Tuesday, November 10, 2009

Transalp 2009 (Entlebuch - Simplon), Day 4 and 5

Day 4: Oberems – Moosalp – Stalden – Gspon

Start: 8:15 h
Finish: 19:45 h
Kilometers: 59 km
Vertical meters ascended: 3400 m (plus 150 m for lost topo map recovery)
Vertical meters descended: 2700 m
Maps: Single Trail Map Nr. 34 (Brig/Visp)

The vertical profile from Swiss Map 25
(Swisstopo map software seems to over estimate the vertical meters slightly since it’s not smoothing out anything)
photo by IridePow

I got an early start today since the weather forecast was not very promising. At first I had to climb up the asphalt road past Oberems and soon I dropped into the gorge of the Turtmanna creek on a nice single trail through the forest.
photo by IridePow

After crossing the Turtmanna one of the highlights of this whole trip came: The suone of Ergisch
In the canton of Valais there are lots of suones. These channels bring water over large distances to the fields and vineyards and follow with a minimal grade the mountain slopes.

The particular suone is about 3 km long. It is not in use anymore, but you can still follow the trail along it. The trail has the perfect pitch and you are assured that you never have to pedal uphill.
This is near the starting zone of the suone
photo by IridePow

Soon you get into rockier terrain
photo by IridePow

Looking back to a section with a considerable drop off, where you have to concentrate a bit harder than usual to stay on the trail.
photo by IridePow

At this point it starting raining, but I was still quite well protected by the forest and overhanging rocks.
photo by IridePow

Some more impressing sections where the trail is cut into the rock
photo by IridePow

photo by IridePow

After coming out above the village of Ergisch the rain did not stop for the next few hours. I made my way up to Obermatte covered in rain gear. This way you do not get wet from the outside, however you sweat like crazy, so that everything just gets drenched from the inside. From Obermatte I followed the gravel road up to Tschorr and later on got to a nice single trail section. From the Undri Eisschollalp on gravel road down to Waldmatte and then again on a good single trail section uphill. I stayed a bit too long on the single trail uphill and missed the turn off on the single trail over to Gaerlich. So I had to carry my bike over some rocks along a pretty steep slope. After fighting my way through this unintended route I got back on a rideable trail and finally reached the asphalt road up to Moosalp.

Moosalp just before reaching the high point
photo by IridePow

The constant rain was getting to me and the motivation was low. I made a longer stop in the restaurant on the Moosalp and dried up as much as possible. A hot soup and some fries provided the fuel to get the machine running again.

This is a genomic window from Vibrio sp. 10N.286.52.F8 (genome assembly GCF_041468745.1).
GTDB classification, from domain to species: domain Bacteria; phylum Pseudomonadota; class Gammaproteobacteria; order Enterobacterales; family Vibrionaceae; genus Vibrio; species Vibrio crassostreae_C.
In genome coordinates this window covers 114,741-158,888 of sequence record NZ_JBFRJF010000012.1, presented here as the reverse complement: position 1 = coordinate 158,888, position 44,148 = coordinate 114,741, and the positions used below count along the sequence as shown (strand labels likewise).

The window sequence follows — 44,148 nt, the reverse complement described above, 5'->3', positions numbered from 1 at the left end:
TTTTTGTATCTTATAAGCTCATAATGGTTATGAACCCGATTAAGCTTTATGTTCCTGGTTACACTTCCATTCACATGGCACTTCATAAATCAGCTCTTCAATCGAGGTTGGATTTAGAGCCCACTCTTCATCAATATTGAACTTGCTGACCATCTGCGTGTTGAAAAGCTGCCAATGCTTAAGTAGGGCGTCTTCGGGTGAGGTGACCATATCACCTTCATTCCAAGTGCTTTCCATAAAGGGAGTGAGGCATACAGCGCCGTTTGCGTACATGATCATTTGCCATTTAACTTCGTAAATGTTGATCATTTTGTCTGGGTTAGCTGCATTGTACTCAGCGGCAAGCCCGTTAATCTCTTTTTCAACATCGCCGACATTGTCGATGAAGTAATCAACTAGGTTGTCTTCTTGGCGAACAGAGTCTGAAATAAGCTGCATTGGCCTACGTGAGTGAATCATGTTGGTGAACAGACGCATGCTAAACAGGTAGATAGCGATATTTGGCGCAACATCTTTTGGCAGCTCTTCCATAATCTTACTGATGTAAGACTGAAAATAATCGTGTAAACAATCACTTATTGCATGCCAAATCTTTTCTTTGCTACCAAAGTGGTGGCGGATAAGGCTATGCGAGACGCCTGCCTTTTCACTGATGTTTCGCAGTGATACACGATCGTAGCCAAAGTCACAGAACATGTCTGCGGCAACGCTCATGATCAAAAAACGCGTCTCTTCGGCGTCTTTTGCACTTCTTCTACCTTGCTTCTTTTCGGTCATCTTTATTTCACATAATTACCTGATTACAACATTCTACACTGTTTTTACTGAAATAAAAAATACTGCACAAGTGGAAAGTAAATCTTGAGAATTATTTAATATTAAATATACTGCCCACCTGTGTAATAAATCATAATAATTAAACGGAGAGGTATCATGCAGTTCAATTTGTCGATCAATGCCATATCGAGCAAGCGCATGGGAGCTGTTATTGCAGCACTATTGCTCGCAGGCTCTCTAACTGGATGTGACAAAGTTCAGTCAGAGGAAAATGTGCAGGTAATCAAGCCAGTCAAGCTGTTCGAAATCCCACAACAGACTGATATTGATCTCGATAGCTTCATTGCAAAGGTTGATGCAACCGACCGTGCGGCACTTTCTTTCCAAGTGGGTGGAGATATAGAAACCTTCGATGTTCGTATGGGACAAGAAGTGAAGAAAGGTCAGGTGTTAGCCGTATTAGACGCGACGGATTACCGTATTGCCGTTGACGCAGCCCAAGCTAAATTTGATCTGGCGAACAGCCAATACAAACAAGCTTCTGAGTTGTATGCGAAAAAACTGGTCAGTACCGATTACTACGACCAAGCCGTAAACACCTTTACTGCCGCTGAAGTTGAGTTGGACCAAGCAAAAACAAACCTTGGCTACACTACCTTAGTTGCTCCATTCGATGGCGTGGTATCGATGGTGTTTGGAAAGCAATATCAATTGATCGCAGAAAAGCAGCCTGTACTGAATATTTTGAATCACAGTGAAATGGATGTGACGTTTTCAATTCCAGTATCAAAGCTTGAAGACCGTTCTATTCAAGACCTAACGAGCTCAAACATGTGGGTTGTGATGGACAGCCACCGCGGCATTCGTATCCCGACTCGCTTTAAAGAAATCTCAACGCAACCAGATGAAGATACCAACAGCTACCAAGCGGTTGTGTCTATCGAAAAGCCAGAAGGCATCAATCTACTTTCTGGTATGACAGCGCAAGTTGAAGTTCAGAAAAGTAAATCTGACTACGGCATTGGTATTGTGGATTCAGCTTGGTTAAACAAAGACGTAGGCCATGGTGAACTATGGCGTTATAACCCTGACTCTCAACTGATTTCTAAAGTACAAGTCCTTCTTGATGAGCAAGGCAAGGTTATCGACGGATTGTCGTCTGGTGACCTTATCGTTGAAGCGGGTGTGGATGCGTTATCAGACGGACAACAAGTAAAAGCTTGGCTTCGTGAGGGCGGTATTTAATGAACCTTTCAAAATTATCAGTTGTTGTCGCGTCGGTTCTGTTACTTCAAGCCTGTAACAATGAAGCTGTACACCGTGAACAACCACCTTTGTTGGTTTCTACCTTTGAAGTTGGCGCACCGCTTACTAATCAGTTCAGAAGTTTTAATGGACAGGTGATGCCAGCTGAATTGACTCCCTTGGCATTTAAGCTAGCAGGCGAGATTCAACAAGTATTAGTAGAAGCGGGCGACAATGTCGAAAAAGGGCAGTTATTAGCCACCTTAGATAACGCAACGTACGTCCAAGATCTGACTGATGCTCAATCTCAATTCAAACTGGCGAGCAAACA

During the break the rain let up and you could finally see over to the other side of the valley.
Looking from Moosalp over to Gspon.
photo by IridePow

From the Moosalp you are staying high above the valley and are riding south into the Mattervalley. It’s a pretty interesting single trail slightly up and down. Here I missed again a turn because I did not trust the sign of “Yaktrail”. Yaktrail just did not sound like it’s a single trail for mountainbikes, rather some kind of trample path. Anyway…. The trail I followed further down the valley got quite interesting. I found myself suddenly in a tunnel and had to bring out the torch to see where I am going.
photo by IridePow

Soon after the big descent was in store. All the way from an altitude of 2100 down to 950.
But that’s also when a slight misfortune happened to me. The map fell out of the sidepocket of my backpack. Luckily I realized it at the next trail crossing. However I still had to make my way up again for 150 vertical meters to get my valuable topo map back. Just for training purposes :-)

Single trail down to Embd
photo by IridePow

The trail is on such a steep continuous grade that your brakes get extremely hot. I made a few stops and actually cooled the discs with water, which evaporated right away (not sure if that’s a proper way to do this, but hey I thought it’s better than having glowing discs).

Embd is a picture-perfect mountain village in the Mattervalley
photo by IridePow

A typical Valais spycher (storage shed). The rock plates are there so that the mice can not get into the shed.
photo by IridePow

A very steep trail led down from Embd to the valley bottom. Don’t get me wrong; I like to ride downhill. However it would be fun to spread those verticals over a bit of a longer distance. From 950 m on is a pleasant ride until you meet the road into Stalden.

Due to the unpleasant weather in the morning and the long break on the Moosalp I was running a bit late. I just quickly fueled up in the supermarket with power bars and made my way up the windy asphalt road towards Gspon.
The 1200 m climb is for the most part on asphalt road (up to Riedji) and not very interesting but hard work.

Look back during the ascent over towards the Moosalp (saddle upper right)
photo by IridePow

The last 300 vertical meters are on gravel through the forest. It already started to get dark and I was happy when I arrived at the hotel Alpenblick (www.alpenblick-gspon.ch).

Getting to Gspon at 19:45
(in the foreground the Mosji, the other choice for an overnight stay in Gspon)
photo by IridePow

I had a huge dinner and later on a few beers with some other guests to celebrate my last night on the Transalp. Just when I wanted to go to bed I got invited by two local hunters. We had a few more beers together and they shared some interesting stories about the last few days of the hunting season. Finally at some late hour feeling buzzed and dead tired I climbed into bed.